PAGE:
I have yet to decide exactly what course I will take in the weeks ahead. I have so greatly enjoyed this that I expect I shall continue it (though I will of course have to change the descriptive editorial text at the top of the posts, since it will neither be perfectly daily nor only a 6-week practice). The habit of writing, as I have often mused, is a good one for me: I often think things through by writing about them. At the same time, I am very busy, and do not have the time necessary to write the kinds of posts I might like to—longer, more careful explorations of political, cultural, and theological topics. Rather than slumping back into another season of not writing simply because of that lack of time, continuing to write these short posts—posts that rarely take me more than half an hour, and sometimes much less—will be a helpful discipline going forward.

And of course—lest I forget—I also intend to keep up with it because it is simply fun.

Reflections on Knowing God, Chapters 3–4

I am writing up reflections on my devotions every day for six weeks. This is one of those posts.

One of my assignments for Christian Theology I at Southeastern is writing short devotional reflections on J. I. Packer’s Knowing God. On the days I read it, I am using this as my primary devotional material, so it will take the place of reflection on Scripture on those days.

Chapter 3: Knowing and Being Known

A few things were particularly moving to me in this chapter, so I shall quote them and then comment and the ways in which they moved me.

What makes life worthwhile is having a big enough objective, something which catches our imagination and lays hold of our allegiance; and this the Christian has in a way that no other person has. For what higher, more exalted, and more compelling goal can there be than to know God?

It can be easy for me to lose sight of the profundity of the Christian calling. I am called to know and be known by the living God who made the universe and upholds it by his power every moment. He is infinite, but invites me to know him. This is, in a word, marvelous—it makes me marvel. God, so great he can never be known completely, nonetheless wants me to know him truly. He has communicated himself to me: he speaks through his Word, which he himself inspired. He took on flesh that he might perfectly communicate deity to humanity—so that I might know him, and not be forever kept from my ultimate purpose for existence. It moves me to prayer: “Oh God, that I might know you, and delight in knowing you! There is nothing more glorious, nothing better!”

But knowing Jesus Christ still remains as definite a relation of personal discipleship as it was for the Twelve when he was on earth. The Jesus who walks through the gospel story walks with Christians now, and knowing him involves going with him, now as then.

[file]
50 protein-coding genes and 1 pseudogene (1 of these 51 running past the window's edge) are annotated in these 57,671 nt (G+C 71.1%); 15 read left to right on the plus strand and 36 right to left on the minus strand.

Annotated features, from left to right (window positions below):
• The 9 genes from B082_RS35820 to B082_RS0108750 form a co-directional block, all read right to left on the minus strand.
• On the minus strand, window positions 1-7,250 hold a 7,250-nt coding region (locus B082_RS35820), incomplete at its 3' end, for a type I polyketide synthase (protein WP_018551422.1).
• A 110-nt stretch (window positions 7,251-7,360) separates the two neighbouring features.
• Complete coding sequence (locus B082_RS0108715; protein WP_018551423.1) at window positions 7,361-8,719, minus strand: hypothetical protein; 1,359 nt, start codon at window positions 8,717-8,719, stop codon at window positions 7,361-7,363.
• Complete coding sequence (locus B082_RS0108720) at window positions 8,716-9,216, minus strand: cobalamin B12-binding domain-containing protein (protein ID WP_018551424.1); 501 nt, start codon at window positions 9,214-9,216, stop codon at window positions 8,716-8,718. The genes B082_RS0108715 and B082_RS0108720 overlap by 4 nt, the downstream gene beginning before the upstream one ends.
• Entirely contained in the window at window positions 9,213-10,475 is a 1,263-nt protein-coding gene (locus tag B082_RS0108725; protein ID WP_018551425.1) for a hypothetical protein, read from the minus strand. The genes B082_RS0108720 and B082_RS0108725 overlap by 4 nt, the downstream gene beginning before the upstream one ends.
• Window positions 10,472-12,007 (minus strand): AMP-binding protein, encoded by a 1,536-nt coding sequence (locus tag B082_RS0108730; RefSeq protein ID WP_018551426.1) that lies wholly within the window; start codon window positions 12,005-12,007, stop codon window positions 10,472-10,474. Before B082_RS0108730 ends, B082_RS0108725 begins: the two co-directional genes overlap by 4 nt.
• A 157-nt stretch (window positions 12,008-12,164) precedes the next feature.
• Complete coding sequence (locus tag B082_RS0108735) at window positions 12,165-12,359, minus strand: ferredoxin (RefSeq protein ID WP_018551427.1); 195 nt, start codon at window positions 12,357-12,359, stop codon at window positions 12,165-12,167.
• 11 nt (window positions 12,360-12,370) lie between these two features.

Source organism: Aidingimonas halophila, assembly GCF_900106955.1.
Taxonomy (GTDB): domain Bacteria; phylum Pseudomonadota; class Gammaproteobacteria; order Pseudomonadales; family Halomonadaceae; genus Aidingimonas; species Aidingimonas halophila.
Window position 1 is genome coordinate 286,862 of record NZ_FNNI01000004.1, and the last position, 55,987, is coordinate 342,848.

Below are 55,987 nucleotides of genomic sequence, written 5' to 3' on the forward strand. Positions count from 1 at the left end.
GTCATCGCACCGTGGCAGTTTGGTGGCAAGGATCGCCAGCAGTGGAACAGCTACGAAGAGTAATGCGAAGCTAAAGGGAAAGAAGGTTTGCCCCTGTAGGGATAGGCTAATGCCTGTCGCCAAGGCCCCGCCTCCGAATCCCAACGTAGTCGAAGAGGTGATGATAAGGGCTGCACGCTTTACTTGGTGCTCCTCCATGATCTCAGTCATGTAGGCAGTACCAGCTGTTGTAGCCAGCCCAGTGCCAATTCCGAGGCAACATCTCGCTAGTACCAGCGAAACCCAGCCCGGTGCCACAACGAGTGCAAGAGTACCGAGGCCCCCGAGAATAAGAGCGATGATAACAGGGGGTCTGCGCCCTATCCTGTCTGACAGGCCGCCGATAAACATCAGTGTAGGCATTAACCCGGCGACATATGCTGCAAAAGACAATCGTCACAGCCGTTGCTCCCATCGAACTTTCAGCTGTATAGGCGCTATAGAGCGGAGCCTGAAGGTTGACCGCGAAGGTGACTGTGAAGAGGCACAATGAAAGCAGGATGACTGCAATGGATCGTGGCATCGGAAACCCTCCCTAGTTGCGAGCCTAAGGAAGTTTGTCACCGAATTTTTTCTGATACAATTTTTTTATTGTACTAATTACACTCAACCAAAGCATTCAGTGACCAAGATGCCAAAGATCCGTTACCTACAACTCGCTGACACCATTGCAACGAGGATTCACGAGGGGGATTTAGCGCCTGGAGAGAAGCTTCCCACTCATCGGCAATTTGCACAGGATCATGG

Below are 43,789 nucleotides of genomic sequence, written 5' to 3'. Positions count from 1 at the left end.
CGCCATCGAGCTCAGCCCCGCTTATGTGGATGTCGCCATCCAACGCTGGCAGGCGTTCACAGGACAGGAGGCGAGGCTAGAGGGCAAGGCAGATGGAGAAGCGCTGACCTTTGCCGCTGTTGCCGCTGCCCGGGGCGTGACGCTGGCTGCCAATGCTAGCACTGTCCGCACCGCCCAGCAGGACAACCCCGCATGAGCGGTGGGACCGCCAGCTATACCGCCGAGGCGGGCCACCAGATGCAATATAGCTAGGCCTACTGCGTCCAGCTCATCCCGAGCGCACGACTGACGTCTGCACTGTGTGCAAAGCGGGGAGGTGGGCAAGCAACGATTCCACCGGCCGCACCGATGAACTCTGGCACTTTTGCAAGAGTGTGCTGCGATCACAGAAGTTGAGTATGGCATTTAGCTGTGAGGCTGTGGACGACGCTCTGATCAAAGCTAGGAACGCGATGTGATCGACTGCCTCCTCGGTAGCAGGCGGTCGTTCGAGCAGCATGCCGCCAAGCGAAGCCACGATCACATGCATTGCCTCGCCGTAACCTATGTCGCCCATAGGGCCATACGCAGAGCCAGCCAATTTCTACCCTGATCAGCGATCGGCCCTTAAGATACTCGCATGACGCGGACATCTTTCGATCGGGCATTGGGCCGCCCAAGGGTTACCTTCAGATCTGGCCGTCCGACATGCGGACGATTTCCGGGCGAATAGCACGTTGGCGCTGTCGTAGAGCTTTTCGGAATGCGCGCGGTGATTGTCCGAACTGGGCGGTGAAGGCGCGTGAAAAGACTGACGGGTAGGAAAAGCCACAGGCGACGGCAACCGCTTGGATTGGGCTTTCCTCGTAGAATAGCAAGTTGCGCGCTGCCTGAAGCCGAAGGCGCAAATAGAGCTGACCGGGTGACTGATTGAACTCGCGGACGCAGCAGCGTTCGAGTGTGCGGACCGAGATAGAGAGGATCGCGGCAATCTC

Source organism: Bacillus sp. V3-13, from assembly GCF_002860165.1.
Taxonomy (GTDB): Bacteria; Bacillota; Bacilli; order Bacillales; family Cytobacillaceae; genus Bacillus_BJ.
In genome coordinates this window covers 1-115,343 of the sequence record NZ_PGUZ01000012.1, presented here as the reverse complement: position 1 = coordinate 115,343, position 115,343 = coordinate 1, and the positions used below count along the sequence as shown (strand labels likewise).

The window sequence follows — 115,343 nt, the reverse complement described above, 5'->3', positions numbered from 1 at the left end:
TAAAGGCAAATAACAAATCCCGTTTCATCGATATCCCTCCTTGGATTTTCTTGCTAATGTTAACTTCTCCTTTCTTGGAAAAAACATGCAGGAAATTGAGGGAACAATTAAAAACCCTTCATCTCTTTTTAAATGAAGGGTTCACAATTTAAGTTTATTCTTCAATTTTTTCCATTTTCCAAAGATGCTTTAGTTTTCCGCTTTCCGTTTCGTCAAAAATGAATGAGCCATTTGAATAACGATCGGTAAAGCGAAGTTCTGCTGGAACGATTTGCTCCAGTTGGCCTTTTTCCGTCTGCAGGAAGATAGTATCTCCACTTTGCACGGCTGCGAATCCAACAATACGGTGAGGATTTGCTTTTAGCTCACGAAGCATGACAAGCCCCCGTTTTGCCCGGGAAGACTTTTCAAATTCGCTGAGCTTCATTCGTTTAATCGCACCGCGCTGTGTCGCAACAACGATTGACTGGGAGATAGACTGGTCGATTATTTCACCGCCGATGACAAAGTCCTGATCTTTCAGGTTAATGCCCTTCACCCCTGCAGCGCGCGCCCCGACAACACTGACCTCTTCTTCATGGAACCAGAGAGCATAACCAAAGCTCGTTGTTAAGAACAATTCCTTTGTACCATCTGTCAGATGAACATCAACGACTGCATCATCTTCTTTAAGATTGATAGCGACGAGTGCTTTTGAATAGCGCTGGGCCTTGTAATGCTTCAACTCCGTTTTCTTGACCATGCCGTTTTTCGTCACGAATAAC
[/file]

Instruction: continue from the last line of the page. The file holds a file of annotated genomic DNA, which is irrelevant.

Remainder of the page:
I had never thought of this before. I have considered how the Holy Spirit teaches us, of course, and I have even pondered what it meant when Jesus told his disciples that it was better for him to leave, so that the Spirit would come and indwell them and us (John 16:7). It never really crossed my mind, though perhaps it should have, that Jesus is making us his disciples. That is, it occurs to me, precisely what the Great Commission teaches us, of course! I am called to go and make disciples—not disciples of myself, but disciples of Jesus Christ. Something about Packer’s putting it just that way reminds me that as I read the gospels, I must see myself as Jesus’ student, seeking to follow his ways. Yes, by all means think about the theological focus of each author; yes, by all means consider the implications of this statement or that; yes, by all means integrate the books of the New Testament into a systematic and Biblical theology—but always with the singular point of following Jesus Christ. That is the only reason to do those other things: to know the only true God and Jesus Christ whom he sent.

Chapter 4: The Only True God

I find it interesting that Packer takes as the subject of his fourth chapter the prohibition on images. The more I chew on it, though, the more sense it makes. Chapter 3 points us to the necessity of knowing the God who knows us, and Chapters 5 and following trace out the doctrine of God in much more detail. Packer is right to follow the commandments, though, and emphasize that in knowing God we must be careful not to know the mere imaginings of human beings. Substituting our own ideas of what God is like, rather than submitting to his self-revelation, is the heights of arrogance—but we are all guilty of doing just that at times. May it be ever more rare in me!

As someone who loves the arts, I found Packer’s thoughts on the use of the arts in worship insightful and accurate. He comments:

Whatever we may think of religious art from a cultural standpoint, we should not look to pictures of God to show us his glory and move us to worship; for his glory is precisely what such pictures can never show us.